Contact reporter Jennifer Robison at jrobison@reviewjournal.com or 702-380-4512.

Business Videos
Las Vegas Convention Center expansion taking shape
Renderings and actual footage show how the Las Vegas Convention Center is evolving.
Former Starbucks CEO Howard Schultz at Las Vegas convention
Former Starbucks CEO and potential presidential candidate Howard Schultz spoke at the Epicor Insights user conference at Mandalay Bay Convention Center Wednesday, April 17, 2019. (K.M. Cannon/Las Vegas Review-Journal) @KMCannonPhoto
Drew Las Vegas to open in the second quarter of 2022
The 67-story Drew Las Vegas is slated to open in the second quarter of 2022 at the north end of the Las Vegas Strip. (Michael Quine/Las Vegas Review-Journal)
NAB Day 1 (Time Lapse)
NAB kicked off at the Las Vegas Convention Center on Monday, April 8, 2019. (Mat Luschek / Review-Journal)
National Association of Broadcasters Show shows 1mm thick 8K TV with 22.2 channel digital sound
Japan’s NHK Science & Technology Research Laboratories booth featured a 1mm thick 8K TV system used in conjunction with a 22.2 channel digital sound system at the National Association of Broadcasters Show at the Las Vegas Convention Center. (K.M. Cannon/Las Vegas Review-Journal) @KMCannonPhoto
Nevada shoppers react to Smith’s no longer accepting Visa credit cards
On March 1, Smith’s announced that it would no longer be accepting Visa credit cards at any of its 142 supermarkets, including the 45 in Nevada.
Massachusetts Gaming Commission asks how long Wynn executives knew about misconduct
Business reporter Rick Velotta gives an update on the adjudicatory hearing on the suitability of Wynn Resorts to retain its gaming license in Massachusetts.
Henderson app developer part of Startup in Residence
Henderson based developers of the app On Point Barricade are taking part in Startup in Residence, a North America program dedicated to pairing tech companies with governments. (K.M. Cannon/Las Vegas Review-Journal) @KMCannonPhoto
Sam's Town employees and customers talk of their love for the iconic casino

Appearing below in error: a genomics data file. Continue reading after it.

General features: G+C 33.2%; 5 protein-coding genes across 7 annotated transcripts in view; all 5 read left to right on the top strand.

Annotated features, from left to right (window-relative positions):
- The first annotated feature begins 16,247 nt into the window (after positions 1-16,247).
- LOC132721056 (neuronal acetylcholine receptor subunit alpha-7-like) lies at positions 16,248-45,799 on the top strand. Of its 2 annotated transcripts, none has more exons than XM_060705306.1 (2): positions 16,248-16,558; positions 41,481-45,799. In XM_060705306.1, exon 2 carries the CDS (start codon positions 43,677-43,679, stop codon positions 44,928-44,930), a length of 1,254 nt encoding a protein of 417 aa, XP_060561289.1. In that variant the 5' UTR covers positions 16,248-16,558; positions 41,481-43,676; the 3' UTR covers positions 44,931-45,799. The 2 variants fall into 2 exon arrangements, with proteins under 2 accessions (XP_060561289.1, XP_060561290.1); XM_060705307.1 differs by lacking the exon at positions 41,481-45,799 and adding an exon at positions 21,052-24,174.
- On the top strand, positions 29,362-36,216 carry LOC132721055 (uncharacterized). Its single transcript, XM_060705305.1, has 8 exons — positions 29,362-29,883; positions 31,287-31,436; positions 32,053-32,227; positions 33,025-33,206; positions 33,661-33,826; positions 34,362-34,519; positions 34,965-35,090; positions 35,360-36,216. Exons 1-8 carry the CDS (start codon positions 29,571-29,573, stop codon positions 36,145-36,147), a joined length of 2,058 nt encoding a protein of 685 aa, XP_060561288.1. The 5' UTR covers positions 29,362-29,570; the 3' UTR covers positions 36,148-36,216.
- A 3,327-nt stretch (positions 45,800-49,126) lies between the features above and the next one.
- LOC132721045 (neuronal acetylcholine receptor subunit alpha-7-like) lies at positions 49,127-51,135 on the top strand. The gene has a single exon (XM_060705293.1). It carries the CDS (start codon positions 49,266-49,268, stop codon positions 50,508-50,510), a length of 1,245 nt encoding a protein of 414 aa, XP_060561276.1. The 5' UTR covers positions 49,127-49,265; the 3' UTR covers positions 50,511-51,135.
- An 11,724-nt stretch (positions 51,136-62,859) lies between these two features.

Longtime Sam's Town employees and customers love each other and love their casino. (K.M. Cannon/Las Vegas Review-Journal) @KMCannonPhoto
Las Vegas apartments rents
Las Vegas’ apartment market has accelerated in recent years. Developers are packing the suburbs with projects, landlords are on a buying spree, and tenants have filled buildings.
William Boyd talks about the birth of Sam's Town
On the eve of the 40th anniversary of Sam's Town, William Boyd, executive chairman of Boyd Gaming and son of hotel namesake Sam Boyd, talks about how the casino became one of the first local properties in Las Vegas. (K.M. Cannon/Las Vegas Review-Journal) @KMCannonPhoto
High Roller observation wheel turns five
The world’s tallest observation wheel celebrates it’s fifth year on Sunday, March 31, 2019. (Michael Quine/Las Vegas Review-Journal) @Vegas88s
Escape Room Industry Growing In Las Vegas
Escapology employees discuss the growing escape room industry in the U.S. and Las Vegas. (Bailey Schulz/Las Vegas Review-Journal)
Impact of parking fees on visiting the Las Vegas Strip
There are no data showing a relationship between Strip resort and parking fees and the number of out-of-state visitors to Las Vegas. But there are data showing a relationship between Strip parking fees and the number of local visitors to the the Strip. ‘’As a local, I find myself picking hotels I visit for dinner or entertainment, based on whether they charge for parking or not,”’ said David Perisset, the owner of Exotics Racing. ‘’It is not a matter of money, more of principle.’’ A 2018 survey by the Las Vegas Global Economic Alliance found 36.9 percent of Clark County residents reported avoiding parking at Strip casinos that charge for parking. 29.1 percent reported avoiding using any services from a Strip casino that charges for parking.
MGM's sports betting deals